As for the rfid chip in my passport and ID-Card: The american government has required that passports are to be chipped and electronically readable, the ID card is something our politicians came up with themselves. Neither are a necessity, and can be disabled easily, without losing their validity.

    You will lose the ability to travel to the US of course, but who would want that?

  • First off all, can we please let the nazis peacefully burn in hell? K thx :-)

    German politicians are like many others in nature. They understand a bit about everything, but nothing in full. Same thing with our industry leaders and DAX-CEOs.

    The Internet at first was a blank area for them, and now, as they slowly realize what can be done with IT, Internet and all that stuff, they build behemoths like ELENA.

    As for Google Streetview, the situation couldn’t be any more paradox. No one complained about Google Maps (and they shouldn’t have) where they could have complained, because you can see things there you can’t see from the street. Now comes Streetview and the whole country is on fire. Some reactionists went havoc about it in a number of reknown newspapers and witty as politicians are, they sense a way to gain some percents in the ballots.

    And that really is all there is to say about it.

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  • Matze

    So just a person mentioning an id card (simply Ausweis in German) makes you shiver and think of Nazis?
    Hahaha, makes me wonder who the real paranoid person is here, honestly not one of your best blog posts…

  • Jeff, I wonder if the recent reports about Google employees illegally accessing users’ private data reached you while in Germany? This story has only just begun to get legs.

    It is a perfect illustration of why privacy commissioners are right to worry about the manner in which private companies may or may not protect user data.

    If your point is that the German commissioner was a hypocrite for not worrying equally about government use of data then fair point. However this does not negate the concern about the behavior of private companies.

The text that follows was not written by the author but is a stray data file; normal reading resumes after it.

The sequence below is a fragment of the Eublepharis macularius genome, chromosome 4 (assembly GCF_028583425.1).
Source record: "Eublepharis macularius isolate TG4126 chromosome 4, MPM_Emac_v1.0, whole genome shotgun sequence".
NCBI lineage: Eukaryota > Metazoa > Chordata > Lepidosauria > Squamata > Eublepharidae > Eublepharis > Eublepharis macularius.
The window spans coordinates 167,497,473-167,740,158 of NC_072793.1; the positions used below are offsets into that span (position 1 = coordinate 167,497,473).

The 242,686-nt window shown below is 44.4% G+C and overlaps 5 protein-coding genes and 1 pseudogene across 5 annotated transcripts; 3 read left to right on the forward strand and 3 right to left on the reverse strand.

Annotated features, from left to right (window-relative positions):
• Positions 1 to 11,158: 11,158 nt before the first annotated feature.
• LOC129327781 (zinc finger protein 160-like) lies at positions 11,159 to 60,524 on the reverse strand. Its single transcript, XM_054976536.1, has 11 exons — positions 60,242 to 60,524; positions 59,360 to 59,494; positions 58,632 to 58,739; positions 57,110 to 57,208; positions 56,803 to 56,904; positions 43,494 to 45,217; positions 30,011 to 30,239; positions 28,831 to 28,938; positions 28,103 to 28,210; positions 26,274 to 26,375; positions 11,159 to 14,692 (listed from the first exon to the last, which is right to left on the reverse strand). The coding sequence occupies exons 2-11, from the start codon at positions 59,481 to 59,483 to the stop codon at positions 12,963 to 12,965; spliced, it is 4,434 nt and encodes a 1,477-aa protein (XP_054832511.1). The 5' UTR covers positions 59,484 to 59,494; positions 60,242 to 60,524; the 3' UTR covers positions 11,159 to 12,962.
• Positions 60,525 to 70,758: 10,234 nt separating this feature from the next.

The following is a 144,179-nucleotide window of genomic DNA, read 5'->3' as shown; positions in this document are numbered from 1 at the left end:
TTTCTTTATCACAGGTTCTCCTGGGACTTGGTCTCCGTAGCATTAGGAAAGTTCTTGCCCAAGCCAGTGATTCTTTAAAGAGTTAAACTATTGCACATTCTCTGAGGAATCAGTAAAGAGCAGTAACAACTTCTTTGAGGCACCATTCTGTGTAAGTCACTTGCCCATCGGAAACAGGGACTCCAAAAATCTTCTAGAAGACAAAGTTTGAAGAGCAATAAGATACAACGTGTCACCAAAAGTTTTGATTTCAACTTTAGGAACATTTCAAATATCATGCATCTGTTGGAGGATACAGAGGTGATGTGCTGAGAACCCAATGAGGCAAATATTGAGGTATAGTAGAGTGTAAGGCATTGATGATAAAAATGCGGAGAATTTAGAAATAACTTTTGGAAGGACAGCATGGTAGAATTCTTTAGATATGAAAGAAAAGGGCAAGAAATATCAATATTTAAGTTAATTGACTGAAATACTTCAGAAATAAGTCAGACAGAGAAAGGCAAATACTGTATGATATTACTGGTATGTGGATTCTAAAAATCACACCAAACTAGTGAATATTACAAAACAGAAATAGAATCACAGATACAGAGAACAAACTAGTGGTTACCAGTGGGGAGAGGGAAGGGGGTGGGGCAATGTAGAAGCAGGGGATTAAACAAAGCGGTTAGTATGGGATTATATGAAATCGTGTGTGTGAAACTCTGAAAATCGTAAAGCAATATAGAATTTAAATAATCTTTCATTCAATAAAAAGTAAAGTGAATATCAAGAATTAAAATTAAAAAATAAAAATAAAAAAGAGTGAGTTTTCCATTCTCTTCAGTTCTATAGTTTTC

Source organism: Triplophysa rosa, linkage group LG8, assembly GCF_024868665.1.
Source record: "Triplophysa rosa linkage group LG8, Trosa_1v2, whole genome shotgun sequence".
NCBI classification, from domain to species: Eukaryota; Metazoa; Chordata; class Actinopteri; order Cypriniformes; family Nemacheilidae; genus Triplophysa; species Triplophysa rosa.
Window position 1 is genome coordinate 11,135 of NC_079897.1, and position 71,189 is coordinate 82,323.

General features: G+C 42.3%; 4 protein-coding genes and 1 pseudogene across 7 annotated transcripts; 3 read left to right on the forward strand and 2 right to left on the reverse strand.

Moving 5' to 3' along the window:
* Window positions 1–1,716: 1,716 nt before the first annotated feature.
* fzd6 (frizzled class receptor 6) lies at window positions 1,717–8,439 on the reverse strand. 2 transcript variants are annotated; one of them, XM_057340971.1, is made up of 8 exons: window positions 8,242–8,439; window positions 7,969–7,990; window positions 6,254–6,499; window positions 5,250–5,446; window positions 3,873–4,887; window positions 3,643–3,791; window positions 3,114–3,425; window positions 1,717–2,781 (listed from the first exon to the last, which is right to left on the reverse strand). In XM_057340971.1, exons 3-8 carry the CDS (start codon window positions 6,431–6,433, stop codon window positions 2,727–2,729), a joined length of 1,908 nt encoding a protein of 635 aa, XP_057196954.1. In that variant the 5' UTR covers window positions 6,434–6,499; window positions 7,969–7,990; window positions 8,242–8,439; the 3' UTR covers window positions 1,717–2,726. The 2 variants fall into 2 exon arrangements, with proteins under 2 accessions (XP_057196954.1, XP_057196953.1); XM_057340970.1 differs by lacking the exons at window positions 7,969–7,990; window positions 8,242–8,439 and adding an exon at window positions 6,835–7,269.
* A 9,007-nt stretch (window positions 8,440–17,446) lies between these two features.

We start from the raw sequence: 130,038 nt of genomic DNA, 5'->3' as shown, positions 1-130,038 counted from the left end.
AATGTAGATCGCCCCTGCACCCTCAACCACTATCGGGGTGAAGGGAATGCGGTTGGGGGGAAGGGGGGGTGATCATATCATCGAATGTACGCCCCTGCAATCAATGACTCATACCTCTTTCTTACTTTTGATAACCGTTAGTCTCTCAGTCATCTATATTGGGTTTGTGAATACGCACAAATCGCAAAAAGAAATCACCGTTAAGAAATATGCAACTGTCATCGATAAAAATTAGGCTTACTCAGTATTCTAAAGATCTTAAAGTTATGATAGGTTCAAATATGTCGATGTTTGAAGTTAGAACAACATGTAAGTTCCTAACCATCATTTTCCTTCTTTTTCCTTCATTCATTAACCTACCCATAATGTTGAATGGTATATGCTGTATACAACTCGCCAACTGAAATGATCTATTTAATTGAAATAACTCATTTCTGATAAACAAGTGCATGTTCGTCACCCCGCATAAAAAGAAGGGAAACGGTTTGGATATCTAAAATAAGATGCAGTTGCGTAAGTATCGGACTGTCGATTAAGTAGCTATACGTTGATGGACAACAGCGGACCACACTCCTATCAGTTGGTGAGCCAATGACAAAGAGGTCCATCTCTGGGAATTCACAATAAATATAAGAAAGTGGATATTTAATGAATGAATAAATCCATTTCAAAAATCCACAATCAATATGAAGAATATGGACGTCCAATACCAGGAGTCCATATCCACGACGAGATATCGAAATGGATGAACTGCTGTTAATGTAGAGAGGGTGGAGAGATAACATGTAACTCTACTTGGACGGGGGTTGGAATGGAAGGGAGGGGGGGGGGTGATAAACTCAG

It’s also true that sometimes the concerns are misapplied — for example eliminating addresses from Google Maps. Undoubtedly this is an example of overzealousness. And there is a thin line between overzealousness and censorship. Citizens must guard against the latter.

    However, the solution is not to ridicule government concern about privacy. As an American living in Europe, I prefer the European approach; I am always amazed when I deal with US-based businesses to find how much more of my data they want and how much less control I have over it.

    I think government-led protection of privacy is a good thing and should be encouraged. However it is up to citizens to influence government policy to be sure it is applied wisely — whether privacy policy, or energy policy, or whatever.

  • Lee

    Hmm interesting…. our neighbours to the north savage google more than the Swiss chap (Hanspeter Thür)..!! Our personal privacy laws are similar in many ways but it’s fun to see reactions.

    Street View – it’s a sign of the times. The collection of Wifi data was a bit of a cockup but really was not an invasion of privacy…..I’m sure people using Google Maps with the GPS/cell/wifi all helping fix a location are not upset.

    Using Google to search is simply a habit. Nobody is forced to do so….why not champion Firefox and OptimizeGoogle instead? This would follow on nicely after the STOP.USING.IE.NOW that was issued in January.

    Passports and ID cards….I do like the countermeasures introduced in recent years to make copying harder; my 1986-issued British passport would have been much easier to copy. RFID does not worry me too much – but what everyone has to do is take the same (forced) steps that the US has since the introduction into their passports in 2006 – shielding. If an ID card is a substitute for a passport (and it can be within a given scope) then the same care needs to be taken.